EPA Proposal Seeks Huge Power Grab over Farmlands
Republican lawmakers joined farmers and land developers to discourage the Environmental Protection Agency (EPA) from asserting a proposed rule which will increase its regulatory authority over the nation's streams and wetlands.
"It's the most breathtaking power grab I've seen in a long time,” said Sen. Pat Toomey, (R-PA). In a letter from Toomey and signed by 14 other GOP Senators, they declared that the proposed rule hurts economic activity and oversteps legal bounds. At issue is the federal Clean Water Act, which grants the EPA authority to regulate "U.S. waters."
Two Supreme Court rulings in 2001 and 2006 restricted the EPA’s ability to regulate isolated ponds or marshes with no direct connection to navigable waterways. The EPA now wants to expand pollution regulations to include the country's so-called "intermittent and ephemeral streams and wetlands," which are created during wet seasons, or merely after it rains, but are temporary. As Breitbart News contributor Charles Hurt pointed out in one of his recent "Nuclear Option" columns, just having a pond on one’s property can subject landowners to enormous fines by the EPA. Moreover, Hurt asserted that the EPA has its own propensity for polluting our waterways.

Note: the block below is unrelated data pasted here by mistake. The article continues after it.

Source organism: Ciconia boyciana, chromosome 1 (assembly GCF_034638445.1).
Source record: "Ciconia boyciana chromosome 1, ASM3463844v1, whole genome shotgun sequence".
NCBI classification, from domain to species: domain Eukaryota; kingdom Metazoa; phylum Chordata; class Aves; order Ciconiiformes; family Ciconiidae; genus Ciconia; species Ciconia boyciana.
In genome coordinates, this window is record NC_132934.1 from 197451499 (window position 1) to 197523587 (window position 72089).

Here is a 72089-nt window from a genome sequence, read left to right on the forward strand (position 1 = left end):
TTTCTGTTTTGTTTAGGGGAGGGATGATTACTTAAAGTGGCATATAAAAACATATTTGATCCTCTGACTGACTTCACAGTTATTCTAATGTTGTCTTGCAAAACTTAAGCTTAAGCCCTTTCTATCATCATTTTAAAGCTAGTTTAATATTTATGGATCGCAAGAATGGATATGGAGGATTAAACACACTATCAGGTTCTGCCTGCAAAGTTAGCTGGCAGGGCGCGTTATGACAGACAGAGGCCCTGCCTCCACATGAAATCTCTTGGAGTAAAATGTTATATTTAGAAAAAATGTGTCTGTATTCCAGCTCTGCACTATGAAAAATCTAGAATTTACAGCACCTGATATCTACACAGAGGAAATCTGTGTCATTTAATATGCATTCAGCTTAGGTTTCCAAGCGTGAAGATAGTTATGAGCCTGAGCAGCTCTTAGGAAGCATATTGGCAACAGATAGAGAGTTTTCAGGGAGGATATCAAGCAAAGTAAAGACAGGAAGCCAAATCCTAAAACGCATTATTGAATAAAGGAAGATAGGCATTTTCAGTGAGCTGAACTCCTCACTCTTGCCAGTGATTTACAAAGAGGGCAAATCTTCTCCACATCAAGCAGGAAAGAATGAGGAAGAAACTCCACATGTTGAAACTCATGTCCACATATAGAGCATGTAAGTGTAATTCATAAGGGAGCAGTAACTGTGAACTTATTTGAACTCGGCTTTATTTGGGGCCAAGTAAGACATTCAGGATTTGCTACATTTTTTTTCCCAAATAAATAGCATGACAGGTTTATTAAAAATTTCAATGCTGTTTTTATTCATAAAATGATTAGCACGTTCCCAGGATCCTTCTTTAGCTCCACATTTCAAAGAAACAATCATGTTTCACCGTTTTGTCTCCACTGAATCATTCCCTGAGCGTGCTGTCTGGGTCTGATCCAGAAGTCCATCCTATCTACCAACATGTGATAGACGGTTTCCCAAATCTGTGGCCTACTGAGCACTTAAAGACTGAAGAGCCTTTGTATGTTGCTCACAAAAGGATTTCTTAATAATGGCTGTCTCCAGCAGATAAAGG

The American Farm Bureau Federation President Bob Stallman said the proposed rule will create much uncertainty because it subjects farmers to potential regulation if water pools on their private land after a rainfall. Moreover, it gives the federal government authority over creeks and even ditches that are miles away from "navigable waters." For instance, an intermittent pond formed by rainfall which contained fertilizer or pest control chemicals could be subject to anti-pollution regulations.
Meanwhile, Rep. Steve Stockman (R-TX) introduced appropriations language this week aimed at blocking the rule entirely. Stockman said that farmers can apply for exemptions, but they must engage in a “conversion practice” that complies with Natural Resources Conservation Services standards. “Once the landowner completes the conservation practice or changes the use of his land, he loses his EPA exemption and must now comply with a new, and more complex, set of rules,” Stockman said. "In other words, the only way a farmer or rancher can exempt himself from the EPA rule is to adhere to a mountain of other new federal rules."
The proposed regulation is strongly endorsed by environmental groups and is at the heart of the Obama Administration's strategy for the 2014 midterm elections. President Obama has promised to use his executive “pen” as needed to ram through environmental and climate change protections.